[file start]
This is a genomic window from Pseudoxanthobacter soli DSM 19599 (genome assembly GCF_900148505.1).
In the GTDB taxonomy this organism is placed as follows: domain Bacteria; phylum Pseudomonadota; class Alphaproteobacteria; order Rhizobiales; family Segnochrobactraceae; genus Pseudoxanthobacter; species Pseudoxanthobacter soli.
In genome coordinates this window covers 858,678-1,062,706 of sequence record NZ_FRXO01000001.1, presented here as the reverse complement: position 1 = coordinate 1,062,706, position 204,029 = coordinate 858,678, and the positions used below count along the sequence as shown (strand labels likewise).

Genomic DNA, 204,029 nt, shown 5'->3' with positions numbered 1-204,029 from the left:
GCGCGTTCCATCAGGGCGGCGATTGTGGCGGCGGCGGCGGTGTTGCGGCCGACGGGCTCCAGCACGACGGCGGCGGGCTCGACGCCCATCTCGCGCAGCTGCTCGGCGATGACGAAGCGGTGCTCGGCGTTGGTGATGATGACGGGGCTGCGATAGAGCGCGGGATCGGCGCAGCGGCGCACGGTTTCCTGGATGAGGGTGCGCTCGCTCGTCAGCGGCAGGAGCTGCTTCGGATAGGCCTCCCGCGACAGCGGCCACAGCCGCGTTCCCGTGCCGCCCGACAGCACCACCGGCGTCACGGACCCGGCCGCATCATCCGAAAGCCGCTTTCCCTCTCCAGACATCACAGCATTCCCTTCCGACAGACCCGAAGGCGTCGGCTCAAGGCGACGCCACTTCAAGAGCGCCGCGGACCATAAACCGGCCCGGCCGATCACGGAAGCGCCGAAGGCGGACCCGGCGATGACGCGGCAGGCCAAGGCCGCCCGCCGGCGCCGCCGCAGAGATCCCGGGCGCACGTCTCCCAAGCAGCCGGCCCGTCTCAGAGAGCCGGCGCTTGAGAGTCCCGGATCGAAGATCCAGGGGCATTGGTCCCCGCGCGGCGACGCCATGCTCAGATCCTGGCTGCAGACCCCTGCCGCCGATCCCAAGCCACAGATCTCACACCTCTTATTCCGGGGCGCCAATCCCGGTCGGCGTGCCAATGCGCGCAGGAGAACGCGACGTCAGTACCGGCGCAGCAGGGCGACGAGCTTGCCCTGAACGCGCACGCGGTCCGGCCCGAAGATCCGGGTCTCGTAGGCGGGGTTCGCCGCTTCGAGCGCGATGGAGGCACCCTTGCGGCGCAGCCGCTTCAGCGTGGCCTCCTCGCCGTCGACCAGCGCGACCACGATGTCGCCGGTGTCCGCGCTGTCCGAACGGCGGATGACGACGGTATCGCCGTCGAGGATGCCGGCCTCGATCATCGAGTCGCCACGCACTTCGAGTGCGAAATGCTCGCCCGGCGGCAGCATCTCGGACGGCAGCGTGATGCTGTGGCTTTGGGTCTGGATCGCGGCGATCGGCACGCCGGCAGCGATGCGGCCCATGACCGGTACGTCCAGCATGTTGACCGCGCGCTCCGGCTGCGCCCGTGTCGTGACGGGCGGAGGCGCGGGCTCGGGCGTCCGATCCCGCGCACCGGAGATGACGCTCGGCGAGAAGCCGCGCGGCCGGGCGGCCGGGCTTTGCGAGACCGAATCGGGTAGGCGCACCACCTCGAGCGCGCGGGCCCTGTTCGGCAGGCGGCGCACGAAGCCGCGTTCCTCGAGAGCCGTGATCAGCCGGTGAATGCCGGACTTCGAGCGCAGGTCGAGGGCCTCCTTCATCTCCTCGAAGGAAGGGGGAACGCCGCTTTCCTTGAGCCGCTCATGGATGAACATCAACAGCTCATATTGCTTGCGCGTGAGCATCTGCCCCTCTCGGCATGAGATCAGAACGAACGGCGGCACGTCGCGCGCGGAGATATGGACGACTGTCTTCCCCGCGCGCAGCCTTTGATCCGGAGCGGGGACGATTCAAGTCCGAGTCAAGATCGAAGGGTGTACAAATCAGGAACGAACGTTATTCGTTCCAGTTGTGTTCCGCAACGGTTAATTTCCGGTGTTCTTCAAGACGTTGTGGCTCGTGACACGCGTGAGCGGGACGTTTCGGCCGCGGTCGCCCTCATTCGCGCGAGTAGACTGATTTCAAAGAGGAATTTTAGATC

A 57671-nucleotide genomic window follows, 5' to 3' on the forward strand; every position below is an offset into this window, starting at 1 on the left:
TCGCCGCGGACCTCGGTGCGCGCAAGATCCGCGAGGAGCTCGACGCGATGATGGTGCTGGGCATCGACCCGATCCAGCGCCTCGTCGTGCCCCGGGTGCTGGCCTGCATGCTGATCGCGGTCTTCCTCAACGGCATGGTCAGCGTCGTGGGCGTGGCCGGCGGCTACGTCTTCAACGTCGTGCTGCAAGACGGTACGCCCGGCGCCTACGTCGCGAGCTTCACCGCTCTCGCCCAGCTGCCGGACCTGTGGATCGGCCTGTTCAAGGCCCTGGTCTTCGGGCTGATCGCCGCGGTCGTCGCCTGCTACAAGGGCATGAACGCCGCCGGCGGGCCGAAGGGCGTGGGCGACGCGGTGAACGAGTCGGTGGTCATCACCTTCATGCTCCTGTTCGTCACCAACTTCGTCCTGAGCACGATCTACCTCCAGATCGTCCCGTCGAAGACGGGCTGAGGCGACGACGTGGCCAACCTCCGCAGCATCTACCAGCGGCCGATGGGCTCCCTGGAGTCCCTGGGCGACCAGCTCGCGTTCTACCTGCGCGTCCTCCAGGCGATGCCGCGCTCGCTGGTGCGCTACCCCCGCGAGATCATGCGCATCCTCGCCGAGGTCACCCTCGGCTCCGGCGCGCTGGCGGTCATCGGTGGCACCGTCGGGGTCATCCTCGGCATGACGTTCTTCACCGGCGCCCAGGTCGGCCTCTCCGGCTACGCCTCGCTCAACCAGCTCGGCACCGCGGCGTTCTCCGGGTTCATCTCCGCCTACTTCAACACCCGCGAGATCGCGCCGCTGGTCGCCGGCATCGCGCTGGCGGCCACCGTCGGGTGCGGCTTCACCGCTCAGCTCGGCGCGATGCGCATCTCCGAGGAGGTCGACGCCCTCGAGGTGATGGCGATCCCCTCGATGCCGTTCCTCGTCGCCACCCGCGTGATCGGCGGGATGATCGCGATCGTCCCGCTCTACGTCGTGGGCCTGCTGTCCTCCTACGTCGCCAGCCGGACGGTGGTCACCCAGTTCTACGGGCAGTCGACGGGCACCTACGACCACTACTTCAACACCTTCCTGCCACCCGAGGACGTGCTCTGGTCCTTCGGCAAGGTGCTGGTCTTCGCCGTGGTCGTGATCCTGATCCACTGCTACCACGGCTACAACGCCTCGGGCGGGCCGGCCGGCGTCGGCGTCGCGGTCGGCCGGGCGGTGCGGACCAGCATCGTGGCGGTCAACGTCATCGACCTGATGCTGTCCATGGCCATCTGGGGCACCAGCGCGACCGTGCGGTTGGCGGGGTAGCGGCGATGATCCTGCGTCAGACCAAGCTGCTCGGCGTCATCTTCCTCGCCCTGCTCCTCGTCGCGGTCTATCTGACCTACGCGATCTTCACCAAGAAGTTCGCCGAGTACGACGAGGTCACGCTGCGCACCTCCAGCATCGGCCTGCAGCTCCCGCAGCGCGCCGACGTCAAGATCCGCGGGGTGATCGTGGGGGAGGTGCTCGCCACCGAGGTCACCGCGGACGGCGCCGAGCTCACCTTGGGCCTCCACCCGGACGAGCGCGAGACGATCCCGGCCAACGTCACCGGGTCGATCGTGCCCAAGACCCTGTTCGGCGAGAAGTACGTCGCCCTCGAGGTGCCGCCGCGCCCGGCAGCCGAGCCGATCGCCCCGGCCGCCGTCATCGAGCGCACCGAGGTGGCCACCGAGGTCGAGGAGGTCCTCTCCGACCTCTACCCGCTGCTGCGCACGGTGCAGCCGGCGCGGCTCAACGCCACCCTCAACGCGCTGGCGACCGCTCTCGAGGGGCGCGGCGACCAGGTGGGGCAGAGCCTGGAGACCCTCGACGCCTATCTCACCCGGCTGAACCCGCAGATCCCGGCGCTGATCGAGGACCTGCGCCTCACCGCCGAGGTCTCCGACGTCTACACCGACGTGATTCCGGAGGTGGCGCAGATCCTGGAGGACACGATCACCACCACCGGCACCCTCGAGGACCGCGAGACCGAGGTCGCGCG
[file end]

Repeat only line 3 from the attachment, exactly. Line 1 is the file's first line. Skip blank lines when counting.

In genome coordinates this window covers 858,678-1,062,706 of sequence record NZ_FRXO01000001.1, presented here as the reverse complement: position 1 = coordinate 1,062,706, position 204,029 = coordinate 858,678, and the positions used below count along the sequence as shown (strand labels likewise).